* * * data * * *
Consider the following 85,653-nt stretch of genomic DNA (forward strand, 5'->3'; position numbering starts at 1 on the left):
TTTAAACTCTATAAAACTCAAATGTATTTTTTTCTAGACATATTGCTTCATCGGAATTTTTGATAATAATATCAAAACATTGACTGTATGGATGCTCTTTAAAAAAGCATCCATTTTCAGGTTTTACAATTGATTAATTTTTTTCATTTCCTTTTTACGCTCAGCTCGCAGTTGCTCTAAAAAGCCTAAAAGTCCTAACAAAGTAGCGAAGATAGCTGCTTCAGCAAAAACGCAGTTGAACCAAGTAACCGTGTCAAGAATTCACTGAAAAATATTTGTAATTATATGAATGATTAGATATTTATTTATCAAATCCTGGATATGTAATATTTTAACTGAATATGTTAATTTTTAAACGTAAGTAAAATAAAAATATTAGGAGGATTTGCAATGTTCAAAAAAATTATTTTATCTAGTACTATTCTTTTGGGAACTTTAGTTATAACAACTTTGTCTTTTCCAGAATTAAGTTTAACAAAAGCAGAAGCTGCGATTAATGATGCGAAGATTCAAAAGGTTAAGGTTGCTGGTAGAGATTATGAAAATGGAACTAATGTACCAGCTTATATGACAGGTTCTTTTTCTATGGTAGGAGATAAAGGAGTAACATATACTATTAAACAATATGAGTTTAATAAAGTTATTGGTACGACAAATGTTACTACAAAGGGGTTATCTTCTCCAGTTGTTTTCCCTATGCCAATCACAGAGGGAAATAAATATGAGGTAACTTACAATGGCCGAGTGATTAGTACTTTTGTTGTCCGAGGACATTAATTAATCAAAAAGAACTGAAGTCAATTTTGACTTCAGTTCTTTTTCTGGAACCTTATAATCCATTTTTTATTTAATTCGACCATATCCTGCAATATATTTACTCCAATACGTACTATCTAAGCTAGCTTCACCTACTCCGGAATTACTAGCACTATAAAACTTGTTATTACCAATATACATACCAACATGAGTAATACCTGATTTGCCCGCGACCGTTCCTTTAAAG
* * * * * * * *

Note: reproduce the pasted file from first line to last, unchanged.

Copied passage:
Consider the following 85,653-nt stretch of genomic DNA (forward strand, 5'->3'; position numbering starts at 1 on the left):
TTTAAACTCTATAAAACTCAAATGTATTTTTTTCTAGACATATTGCTTCATCGGAATTTTTGATAATAATATCAAAACATTGACTGTATGGATGCTCTTTAAAAAAGCATCCATTTTCAGGTTTTACAATTGATTAATTTTTTTCATTTCCTTTTTACGCTCAGCTCGCAGTTGCTCTAAAAAGCCTAAAAGTCCTAACAAAGTAGCGAAGATAGCTGCTTCAGCAAAAACGCAGTTGAACCAAGTAACCGTGTCAAGAATTCACTGAAAAATATTTGTAATTATATGAATGATTAGATATTTATTTATCAAATCCTGGATATGTAATATTTTAACTGAATATGTTAATTTTTAAACGTAAGTAAAATAAAAATATTAGGAGGATTTGCAATGTTCAAAAAAATTATTTTATCTAGTACTATTCTTTTGGGAACTTTAGTTATAACAACTTTGTCTTTTCCAGAATTAAGTTTAACAAAAGCAGAAGCTGCGATTAATGATGCGAAGATTCAAAAGGTTAAGGTTGCTGGTAGAGATTATGAAAATGGAACTAATGTACCAGCTTATATGACAGGTTCTTTTTCTATGGTAGGAGATAAAGGAGTAACATATACTATTAAACAATATGAGTTTAATAAAGTTATTGGTACGACAAATGTTACTACAAAGGGGTTATCTTCTCCAGTTGTTTTCCCTATGCCAATCACAGAGGGAAATAAATATGAGGTAACTTACAATGGCCGAGTGATTAGTACTTTTGTTGTCCGAGGACATTAATTAATCAAAAAGAACTGAAGTCAATTTTGACTTCAGTTCTTTTTCTGGAACCTTATAATCCATTTTTTATTTAATTCGACCATATCCTGCAATATATTTACTCCAATACGTACTATCTAAGCTAGCTTCACCTACTCCGGAATTACTAGCACTATAAAACTTGTTATTACCAATATACATACCAACATGAGTAATACCTGATTTGCCCGCGACCGTTCCTTTAAAG